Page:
You have other options to guide you to the right path. You can seek professional functional medicine help to do all the hard work for you.
What foods help improve intestinal bacteria and lose weight
- Eat a variety of colorful vegetables throughout the week. Especially root vegetables like artichoke, turnips, beets, dandelions, kohlrabi, turmeric, ginseng, ginger, radishes, jicama, parsnips, carrots, cassava, taro, sweet potatoes, potatoes, etc.
2. Supplement with probiotics for at least 2 months to expand the microbes' food.
3. Consume complex carbohydrates, instead of refined sugars.
4. Include fermented foods such as kombucha, soy, tofu and sauerkraut in your diet. They will help you restore the proper balance of bacteria in the intestine. It also increases the absorption of nutrients.
5. Try a new fruit or vegetable every two weeks to expand the variety of the microbiota.
6. Try to cook vegetables differently each time. Steam, boil, pan fry, grill or air fry.
7. Eat cellulose. Although it tends to be harder to digest, this type of fiber is what feeds the beneficial microbes. You can get it by cooking leeks, especially the skin. Grill them and just eat a few bites, this will make your microbes very happy.
Cellulose is also found in the skin and roots of certain vegetables such as broccoli stems. Try to eat the skin and roots of each vegetable instead of throwing it away.
8. Studies have shown that following an anti-inflammatory or Mediterranean diet-like diet helps improve the gut microbiome, due to high levels of monounsaturated fatty acids (MUFAs), polyunsaturated fatty acids (PUFAs), and antioxidants.
I tend to eat at least 1 root vegetable a day and a prebiotic like fermented sauerkraut, tofu, tempeh, soybeans to help heal my gut and feed my microbes. This is how intestinal bacteria are improved.
Remember that this is the secret weapon: when you leave your microbes hungry, you will continue to eat until you are satisfied. However, that's how your bad bacteria win because you're letting the good ones starve. Good bacteria eat cellulose. It's a harder fiber to digest and eat, but it's the only fuel that fuels the good guys. This is how they expand and grow.
Add a supplement of good bacteria to your diet
Some people need a supplement to help expand. That's why Bernard Kizer, the founder and CEO of Evolution Advance Nutrition, worked diligently for over a year to find the best formula called Good Bacteria .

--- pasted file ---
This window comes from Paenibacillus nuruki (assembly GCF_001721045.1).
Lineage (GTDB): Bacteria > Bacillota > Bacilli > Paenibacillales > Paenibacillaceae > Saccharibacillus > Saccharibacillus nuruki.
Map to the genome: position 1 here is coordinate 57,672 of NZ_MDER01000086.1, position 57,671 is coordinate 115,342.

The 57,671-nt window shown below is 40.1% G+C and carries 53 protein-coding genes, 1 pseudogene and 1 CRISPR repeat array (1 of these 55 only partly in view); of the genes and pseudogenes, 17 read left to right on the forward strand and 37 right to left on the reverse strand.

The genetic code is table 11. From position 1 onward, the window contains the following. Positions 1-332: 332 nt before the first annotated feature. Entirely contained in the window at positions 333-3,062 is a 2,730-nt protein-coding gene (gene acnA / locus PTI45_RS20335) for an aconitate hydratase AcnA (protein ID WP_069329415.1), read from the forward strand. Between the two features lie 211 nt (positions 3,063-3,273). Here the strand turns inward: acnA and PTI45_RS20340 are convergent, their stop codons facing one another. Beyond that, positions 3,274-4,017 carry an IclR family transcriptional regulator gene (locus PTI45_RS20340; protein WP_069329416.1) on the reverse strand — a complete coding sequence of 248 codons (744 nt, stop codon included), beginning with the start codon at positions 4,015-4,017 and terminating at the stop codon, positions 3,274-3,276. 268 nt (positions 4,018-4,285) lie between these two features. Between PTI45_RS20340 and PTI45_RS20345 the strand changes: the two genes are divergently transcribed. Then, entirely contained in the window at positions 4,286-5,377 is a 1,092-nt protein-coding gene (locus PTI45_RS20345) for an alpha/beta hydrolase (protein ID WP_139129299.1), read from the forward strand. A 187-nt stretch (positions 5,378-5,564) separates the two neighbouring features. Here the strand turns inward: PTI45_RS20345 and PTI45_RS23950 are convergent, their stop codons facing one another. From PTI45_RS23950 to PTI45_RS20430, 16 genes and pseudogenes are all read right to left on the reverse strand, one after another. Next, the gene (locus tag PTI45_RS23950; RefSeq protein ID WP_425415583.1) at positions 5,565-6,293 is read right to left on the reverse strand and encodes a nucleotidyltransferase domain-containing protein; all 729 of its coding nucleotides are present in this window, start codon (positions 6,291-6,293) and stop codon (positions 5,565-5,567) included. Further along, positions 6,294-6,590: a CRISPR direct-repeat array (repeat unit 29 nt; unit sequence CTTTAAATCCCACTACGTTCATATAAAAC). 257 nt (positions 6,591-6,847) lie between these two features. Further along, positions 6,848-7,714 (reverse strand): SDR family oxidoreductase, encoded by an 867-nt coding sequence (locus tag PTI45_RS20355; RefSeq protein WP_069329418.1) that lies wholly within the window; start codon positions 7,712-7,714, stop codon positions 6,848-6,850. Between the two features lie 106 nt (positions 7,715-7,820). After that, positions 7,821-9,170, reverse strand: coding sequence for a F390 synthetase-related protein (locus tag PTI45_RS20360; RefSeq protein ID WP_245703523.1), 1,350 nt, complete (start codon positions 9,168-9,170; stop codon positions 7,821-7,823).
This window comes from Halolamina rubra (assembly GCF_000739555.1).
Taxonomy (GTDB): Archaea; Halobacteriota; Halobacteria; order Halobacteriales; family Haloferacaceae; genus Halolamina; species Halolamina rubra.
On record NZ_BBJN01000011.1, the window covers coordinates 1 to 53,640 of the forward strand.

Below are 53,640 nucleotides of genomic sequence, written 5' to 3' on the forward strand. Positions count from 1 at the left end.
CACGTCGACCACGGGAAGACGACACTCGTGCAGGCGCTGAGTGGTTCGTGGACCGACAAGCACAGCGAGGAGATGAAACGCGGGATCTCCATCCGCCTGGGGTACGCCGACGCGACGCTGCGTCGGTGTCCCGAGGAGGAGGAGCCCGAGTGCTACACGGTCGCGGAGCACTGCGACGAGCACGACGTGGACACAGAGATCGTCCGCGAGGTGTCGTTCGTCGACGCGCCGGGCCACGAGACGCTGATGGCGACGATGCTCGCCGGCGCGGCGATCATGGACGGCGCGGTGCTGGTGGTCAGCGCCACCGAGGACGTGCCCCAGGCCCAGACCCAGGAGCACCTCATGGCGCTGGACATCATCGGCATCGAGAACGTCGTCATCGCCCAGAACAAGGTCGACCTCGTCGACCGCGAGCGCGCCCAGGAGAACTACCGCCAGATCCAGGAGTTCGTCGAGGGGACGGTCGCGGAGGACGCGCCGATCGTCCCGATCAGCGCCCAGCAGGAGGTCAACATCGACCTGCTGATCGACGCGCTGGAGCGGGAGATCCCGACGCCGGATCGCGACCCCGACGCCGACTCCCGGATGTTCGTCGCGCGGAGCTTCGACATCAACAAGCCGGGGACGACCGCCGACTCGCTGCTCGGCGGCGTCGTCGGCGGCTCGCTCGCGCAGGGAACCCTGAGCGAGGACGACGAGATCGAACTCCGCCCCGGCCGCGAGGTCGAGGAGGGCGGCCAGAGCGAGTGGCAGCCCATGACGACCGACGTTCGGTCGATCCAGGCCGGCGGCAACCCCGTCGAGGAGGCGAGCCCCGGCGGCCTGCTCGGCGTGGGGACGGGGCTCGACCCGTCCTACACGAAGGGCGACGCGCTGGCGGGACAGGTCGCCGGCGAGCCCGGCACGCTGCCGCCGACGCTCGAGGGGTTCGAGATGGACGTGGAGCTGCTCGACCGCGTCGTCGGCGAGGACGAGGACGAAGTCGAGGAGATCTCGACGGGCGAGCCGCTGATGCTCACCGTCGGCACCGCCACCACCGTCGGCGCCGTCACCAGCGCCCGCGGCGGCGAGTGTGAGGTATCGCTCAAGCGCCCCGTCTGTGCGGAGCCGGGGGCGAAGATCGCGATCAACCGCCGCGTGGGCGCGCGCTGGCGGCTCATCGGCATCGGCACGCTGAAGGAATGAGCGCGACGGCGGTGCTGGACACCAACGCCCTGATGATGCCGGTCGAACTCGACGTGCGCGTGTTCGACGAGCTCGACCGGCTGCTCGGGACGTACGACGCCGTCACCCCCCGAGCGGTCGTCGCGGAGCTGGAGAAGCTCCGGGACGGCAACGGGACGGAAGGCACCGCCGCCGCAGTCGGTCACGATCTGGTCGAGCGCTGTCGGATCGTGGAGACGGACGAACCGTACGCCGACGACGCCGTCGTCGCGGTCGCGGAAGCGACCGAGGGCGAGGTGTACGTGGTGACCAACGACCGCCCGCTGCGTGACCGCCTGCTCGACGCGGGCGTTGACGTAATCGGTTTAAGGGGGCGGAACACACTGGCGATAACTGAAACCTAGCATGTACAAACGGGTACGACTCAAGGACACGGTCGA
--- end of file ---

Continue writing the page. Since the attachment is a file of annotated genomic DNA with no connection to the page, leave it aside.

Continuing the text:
This supplement provides 30 billion CFU of these probiotic strains: Bacillus subtilis, Bacillus coagulans, Lactobacillus acidophilus, Bifidobacterium longum, Lactobacillus Rhamnosus, Lactobacillus salvivarius, Lactobacillus casei, Bifidobacterium breve, and Lactobacill.
I recommend you complement yourself with this product to help you develop your microbiome. Some people may need it long term, short term or for the rest of their lives.
You can start taking the supplement for at least 2 months to develop the good bacteria. You can then consume it for maintenance due to the fact that as we age, we lose the ability to produce digestive enzymes from our pancreas. We need an "extra push" to better digest our food.
According to the American Dietetic Association (ADA), the recommended daily intake of fiber is at least 25 grams for men and 30 grams for women. Less than a quarter of the population meets the requirements.
It takes time to adjust to bloating when starting a fiber regimen. That is why I encourage my clients to start with this product to help ease the pain they feel by increasing fiber.
If we continue to underfeed our bacteria, the body won't be able to defend itself when invaders (like viruses) show up. And it may be reflected in increased appetite and weight, as well as emotions such as anxiety, stress, depression, even a lack of motivation to be productive, just to name a few.
So if you want to be happier and perform better on a daily basis, try changing your mindset and perspective to understand how whatever you put in your gut will dictate your emotions. The most important thing is to better understand your second brain.
I am here to help you achieve your goals and improve your life optimally. So I encourage you to read my other post on lifestyle changes. All these items are related to each other.
It is an honor for me to be part of this team and disseminate information that contributes to improving the lives and health of as many people as possible.